It doesn't happen. The second we cross the gate, into the only sport where fans and athletes can mingle so naturally, the driver stops to sign an autograph for a fan. Two, three, four come by and then all of a sudden a good two dozen people get pictures, hugs, virtually anything they ask for before his PR director almost forcefully has to push him forward to avoid getting stuck there 'til Sunday. For a moment, it almost works, until he spots two kids in wheelchairs out of the corner of his eye mere steps from that final destination.
So what happens? This photo shoot changes into a personal one where the kids, Shane and Zac, are in charge as Carl delivers the smile, handshake and gentle words of encouragement that frame into a lifetime Kodak moment for them. He walks into the shoot five minutes late, but in 30 seconds no one cares: a joke about sunglasses, a few handshakes and everyone's as jovial and relaxed as the man who's spent two years reinventing himself to rise back to the top of their list.
That Zen-like happiness bodes well for Edwards entering this year's 500, a race he's never won but a battle he needs to wage on Sunday to draw first blood. This 2011 NASCAR season begins as the battle of "Jimmie Johnson vs. The Field" -- Matt Kenseth, Jeff Gordon, Edwards, Mark Martin and Denny Hamlin have all come up short the last five years, Johnson fighting off all championship challengers like Mike Tyson in his heavyweight prime. Now, after two straight victories to end 2010, Edwards' name has come up on the title card again, a trendy pick to be Johnson's toughest adversary ... and what better place to land the first punch than the Great American Race, right?
"It's really important to come out of here with something good, just because the morale in our shop, everybody is in a good mood right now at the No. 99 team," he said. "I'm having fun, [crew chief] Bob Osborne's having fun. It would be really, really cool to come out of here and just continue this momentum."
That's something Edwards never used to believe in, a week-by-week mentality that kept him on edge and in contention throughout a 2008 season where he won nine times, coming within 68 points of toppling Johnson while establishing himself among the sport's elite.
"I could have beat him, but I wrecked at Talladega, broke a part at Charlotte, and I look back and go, 'All I had to do is just finish 15th in both those races and I would have won the championship.'" he said. "What Jimmie does is somehow, him and Chad [Knaus] are immune to that pressure. They just do a good job of really making it look like other people mess up all the time. Which we don't! They just never mess up."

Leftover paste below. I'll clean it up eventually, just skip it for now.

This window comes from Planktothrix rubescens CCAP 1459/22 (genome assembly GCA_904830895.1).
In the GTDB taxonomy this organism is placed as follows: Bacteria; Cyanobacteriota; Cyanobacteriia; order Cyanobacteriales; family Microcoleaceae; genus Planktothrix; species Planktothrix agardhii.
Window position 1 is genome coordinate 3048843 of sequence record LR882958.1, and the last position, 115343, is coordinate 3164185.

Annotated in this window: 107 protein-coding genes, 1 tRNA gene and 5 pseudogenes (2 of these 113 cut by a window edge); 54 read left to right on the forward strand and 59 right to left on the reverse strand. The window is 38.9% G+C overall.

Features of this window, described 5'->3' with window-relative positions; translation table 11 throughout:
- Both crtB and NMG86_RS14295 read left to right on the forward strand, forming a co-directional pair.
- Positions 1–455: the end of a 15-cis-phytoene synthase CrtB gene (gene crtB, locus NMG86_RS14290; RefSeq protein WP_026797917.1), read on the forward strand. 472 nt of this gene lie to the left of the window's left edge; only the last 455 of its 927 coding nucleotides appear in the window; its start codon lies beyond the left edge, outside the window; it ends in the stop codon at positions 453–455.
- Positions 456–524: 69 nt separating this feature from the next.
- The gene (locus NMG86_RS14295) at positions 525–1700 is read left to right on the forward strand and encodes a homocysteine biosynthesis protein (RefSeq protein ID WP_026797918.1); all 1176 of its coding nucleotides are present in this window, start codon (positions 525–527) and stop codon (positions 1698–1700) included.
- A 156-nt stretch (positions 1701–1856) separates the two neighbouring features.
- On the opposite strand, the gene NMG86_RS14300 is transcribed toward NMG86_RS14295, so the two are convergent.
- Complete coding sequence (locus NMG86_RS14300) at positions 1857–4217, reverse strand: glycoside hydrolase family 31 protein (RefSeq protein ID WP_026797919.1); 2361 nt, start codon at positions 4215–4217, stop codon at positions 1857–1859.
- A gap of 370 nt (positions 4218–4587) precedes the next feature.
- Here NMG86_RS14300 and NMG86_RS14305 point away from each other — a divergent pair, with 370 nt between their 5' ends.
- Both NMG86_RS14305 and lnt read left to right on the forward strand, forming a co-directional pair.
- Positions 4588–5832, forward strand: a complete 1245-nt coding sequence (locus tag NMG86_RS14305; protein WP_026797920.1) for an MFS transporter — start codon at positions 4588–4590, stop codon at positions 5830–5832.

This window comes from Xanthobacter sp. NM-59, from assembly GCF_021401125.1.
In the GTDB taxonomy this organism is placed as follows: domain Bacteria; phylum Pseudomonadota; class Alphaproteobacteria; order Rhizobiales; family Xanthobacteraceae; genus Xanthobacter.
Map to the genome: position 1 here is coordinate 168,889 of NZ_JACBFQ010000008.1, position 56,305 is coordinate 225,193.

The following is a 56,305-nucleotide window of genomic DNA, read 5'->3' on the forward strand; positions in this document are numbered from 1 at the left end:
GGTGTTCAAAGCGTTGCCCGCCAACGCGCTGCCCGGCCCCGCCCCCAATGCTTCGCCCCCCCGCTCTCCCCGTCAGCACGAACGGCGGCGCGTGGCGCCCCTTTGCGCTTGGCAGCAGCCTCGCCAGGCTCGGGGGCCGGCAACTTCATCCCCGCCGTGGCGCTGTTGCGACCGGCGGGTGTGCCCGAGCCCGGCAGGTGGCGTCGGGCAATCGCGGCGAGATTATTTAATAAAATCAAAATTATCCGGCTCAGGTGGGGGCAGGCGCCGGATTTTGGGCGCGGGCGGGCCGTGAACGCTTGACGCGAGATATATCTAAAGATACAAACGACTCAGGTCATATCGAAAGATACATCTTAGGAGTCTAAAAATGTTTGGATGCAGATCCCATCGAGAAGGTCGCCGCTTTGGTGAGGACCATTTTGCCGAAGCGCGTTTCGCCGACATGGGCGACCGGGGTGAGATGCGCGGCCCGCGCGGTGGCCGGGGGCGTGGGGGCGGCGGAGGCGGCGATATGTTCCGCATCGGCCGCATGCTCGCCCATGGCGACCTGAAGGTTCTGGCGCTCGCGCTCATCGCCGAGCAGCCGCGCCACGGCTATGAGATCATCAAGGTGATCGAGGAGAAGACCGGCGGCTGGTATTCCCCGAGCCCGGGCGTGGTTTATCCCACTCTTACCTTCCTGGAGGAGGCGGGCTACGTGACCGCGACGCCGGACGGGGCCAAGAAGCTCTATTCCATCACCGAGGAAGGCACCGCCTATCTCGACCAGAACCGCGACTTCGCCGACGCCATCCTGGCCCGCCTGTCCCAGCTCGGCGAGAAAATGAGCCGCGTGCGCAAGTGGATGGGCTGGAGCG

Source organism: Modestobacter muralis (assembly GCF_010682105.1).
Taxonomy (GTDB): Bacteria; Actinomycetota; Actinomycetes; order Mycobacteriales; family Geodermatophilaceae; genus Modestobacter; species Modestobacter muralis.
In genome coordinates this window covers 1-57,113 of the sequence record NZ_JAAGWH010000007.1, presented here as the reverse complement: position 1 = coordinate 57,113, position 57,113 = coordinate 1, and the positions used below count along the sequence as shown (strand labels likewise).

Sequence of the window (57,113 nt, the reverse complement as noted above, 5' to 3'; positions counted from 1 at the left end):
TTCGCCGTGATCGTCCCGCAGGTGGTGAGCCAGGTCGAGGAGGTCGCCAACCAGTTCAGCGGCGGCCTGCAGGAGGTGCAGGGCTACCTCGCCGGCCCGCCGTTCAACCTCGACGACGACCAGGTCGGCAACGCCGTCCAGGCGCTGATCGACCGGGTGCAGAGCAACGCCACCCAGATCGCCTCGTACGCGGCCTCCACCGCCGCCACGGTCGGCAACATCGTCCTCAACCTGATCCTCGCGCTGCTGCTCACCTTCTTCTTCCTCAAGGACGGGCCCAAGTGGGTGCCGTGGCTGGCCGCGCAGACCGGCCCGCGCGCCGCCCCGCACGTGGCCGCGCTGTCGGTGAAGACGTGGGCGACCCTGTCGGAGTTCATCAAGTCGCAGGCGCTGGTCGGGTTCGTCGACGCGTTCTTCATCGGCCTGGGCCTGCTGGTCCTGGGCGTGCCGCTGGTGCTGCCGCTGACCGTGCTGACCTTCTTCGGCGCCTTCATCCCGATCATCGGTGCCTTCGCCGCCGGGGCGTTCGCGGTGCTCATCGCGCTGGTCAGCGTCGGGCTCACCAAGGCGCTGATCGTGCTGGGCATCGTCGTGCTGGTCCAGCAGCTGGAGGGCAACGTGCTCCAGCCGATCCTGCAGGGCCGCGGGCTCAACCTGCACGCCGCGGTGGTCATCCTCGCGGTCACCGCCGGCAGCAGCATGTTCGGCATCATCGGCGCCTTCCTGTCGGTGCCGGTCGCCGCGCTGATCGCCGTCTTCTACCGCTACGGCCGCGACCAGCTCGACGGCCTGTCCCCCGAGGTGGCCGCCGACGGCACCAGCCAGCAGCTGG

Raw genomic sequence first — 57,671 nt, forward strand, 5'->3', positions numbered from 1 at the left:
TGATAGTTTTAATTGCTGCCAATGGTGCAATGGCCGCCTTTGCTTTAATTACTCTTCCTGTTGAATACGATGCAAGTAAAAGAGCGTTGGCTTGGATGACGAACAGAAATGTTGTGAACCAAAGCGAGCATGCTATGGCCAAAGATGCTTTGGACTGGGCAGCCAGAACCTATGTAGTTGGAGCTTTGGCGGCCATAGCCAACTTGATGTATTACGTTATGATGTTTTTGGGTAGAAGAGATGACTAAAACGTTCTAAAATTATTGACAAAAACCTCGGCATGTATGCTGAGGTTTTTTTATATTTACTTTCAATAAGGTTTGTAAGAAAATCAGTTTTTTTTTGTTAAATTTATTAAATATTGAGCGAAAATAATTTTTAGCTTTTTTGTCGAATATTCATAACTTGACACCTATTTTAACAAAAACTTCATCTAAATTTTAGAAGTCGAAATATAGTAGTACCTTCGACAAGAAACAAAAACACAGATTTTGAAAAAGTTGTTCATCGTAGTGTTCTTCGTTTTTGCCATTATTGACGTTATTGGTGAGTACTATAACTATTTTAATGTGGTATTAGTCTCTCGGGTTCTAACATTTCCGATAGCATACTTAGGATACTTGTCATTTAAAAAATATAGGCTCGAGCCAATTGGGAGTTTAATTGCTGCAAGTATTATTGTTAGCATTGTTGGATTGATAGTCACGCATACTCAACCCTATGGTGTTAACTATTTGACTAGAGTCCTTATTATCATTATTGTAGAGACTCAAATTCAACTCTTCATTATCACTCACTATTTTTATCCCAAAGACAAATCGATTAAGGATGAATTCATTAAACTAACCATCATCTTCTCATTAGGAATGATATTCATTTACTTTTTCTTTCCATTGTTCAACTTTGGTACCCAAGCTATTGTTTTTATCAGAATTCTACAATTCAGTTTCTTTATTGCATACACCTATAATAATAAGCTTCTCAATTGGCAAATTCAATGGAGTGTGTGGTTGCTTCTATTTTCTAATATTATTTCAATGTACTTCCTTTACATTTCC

It's easy to gain that perspective two years later. In the short-term, back then came an ugly, 2009 mental hangover, typical of the second-place opponents knocked down during the Johnson era: No wins, seven top-5 finishes and just 164 laps led en route to 11th in the points. By the first 15 races of 2010, the team was on a 51-race winless streak, had led just once all season for two laps and stood precariously on the bubble of missing the Chase.
"The low point was sitting backwards in the dirt at Sonoma," Edwards said of a 29th-place finish the following week. "Two laps to go, we got spun out and I thought, 'This is over.' We're not going to make the Chase, we're not going to win a race. It was bad."
So rough that Edwards and Osborne, one of the longest-tenured crew chief pairs on the circuit (they've spent parts of seven seasons together) seemed headed toward a devastating divorce they didn't want. With Jack Roush making changes to struggling teammate Kenseth's squad, replacing his crew chief not once but twice, both Edwards and Osborne knew their backs were against the wall. What happened now would be a make-or-break upcoming stretch, one that could have left them down for the count.
"Experience is what you get when you don't get what you want," he said of fighting his way back from the brink. "I learned to focus on my performance, that's really all you can do. The results are going to be whatever they're going to be."
The turnaround was barely noticeable at first, a sixth at Daytona giving them breathing room in the points. A round of new engineering simulations followed -- a noticeable gain in setups for Roush Fenway Racing across the board -- that sparked a dozen straight finishes of 12th or better, launching the No. 99 into the playoffs full steam before mechanical failure at Fontana derailed their chances. Even still, the final two races became a thing of beauty, 283 laps led in those two straight victories launching a charge to fourth in points and creating the aura his team was back on the rise. Suddenly, Daytona becomes the benchmark again, a rubber stamp of sorts as to whether the No. 48 and No. 99 cars can duel.
"It's beyond the comeback that I expected or it's really beyond what I hoped for," he said. "The end of the season crescendoed into dominance."